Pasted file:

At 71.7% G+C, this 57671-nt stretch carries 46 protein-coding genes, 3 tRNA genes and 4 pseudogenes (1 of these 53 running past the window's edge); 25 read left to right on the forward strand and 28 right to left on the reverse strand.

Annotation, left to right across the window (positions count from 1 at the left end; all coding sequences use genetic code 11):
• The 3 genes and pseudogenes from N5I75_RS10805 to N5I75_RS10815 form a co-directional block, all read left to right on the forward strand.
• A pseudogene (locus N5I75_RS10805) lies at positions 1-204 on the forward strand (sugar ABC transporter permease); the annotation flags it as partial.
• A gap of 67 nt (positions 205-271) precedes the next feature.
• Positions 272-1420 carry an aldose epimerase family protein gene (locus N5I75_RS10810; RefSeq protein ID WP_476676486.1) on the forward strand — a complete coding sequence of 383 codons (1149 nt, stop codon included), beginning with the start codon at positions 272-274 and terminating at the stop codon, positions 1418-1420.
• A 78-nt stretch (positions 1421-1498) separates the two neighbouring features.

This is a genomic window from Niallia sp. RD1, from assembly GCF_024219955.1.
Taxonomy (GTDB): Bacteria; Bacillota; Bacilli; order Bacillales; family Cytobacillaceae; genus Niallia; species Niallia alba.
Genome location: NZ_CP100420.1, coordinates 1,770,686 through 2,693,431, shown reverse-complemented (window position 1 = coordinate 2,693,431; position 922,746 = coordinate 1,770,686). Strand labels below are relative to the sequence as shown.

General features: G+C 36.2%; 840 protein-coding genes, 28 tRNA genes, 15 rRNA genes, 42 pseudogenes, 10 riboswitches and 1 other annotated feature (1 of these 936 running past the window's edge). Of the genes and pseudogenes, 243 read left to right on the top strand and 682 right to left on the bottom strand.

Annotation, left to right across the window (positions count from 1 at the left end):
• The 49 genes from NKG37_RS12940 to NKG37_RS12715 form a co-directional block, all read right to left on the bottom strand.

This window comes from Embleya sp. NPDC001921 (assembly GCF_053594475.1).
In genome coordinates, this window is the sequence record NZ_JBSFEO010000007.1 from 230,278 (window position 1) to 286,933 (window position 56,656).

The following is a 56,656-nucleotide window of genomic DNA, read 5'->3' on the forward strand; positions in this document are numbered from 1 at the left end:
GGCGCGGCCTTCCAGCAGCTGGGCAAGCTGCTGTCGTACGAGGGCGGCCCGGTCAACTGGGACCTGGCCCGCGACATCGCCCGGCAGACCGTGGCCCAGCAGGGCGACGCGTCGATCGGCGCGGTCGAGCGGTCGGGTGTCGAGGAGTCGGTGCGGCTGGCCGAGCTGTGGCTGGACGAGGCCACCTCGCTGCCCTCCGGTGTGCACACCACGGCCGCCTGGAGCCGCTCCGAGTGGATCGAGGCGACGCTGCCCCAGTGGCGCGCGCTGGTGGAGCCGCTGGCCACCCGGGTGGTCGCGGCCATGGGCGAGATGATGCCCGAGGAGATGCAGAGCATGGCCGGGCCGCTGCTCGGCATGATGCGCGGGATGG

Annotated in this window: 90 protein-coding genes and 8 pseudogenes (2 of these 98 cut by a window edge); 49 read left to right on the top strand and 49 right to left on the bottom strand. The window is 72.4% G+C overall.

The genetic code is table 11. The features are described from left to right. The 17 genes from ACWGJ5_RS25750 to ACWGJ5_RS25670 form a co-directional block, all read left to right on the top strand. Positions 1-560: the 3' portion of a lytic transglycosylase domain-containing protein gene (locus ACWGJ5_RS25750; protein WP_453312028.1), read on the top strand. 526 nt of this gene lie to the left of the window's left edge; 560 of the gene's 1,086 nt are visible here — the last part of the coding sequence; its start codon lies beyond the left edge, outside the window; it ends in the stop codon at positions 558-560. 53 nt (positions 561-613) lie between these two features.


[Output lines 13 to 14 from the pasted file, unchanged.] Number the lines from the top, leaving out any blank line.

• The 49 genes from NKG37_RS12940 to NKG37_RS12715 form a co-directional block, all read right to left on the bottom strand.

This window comes from Embleya sp. NPDC001921 (assembly GCF_053594475.1).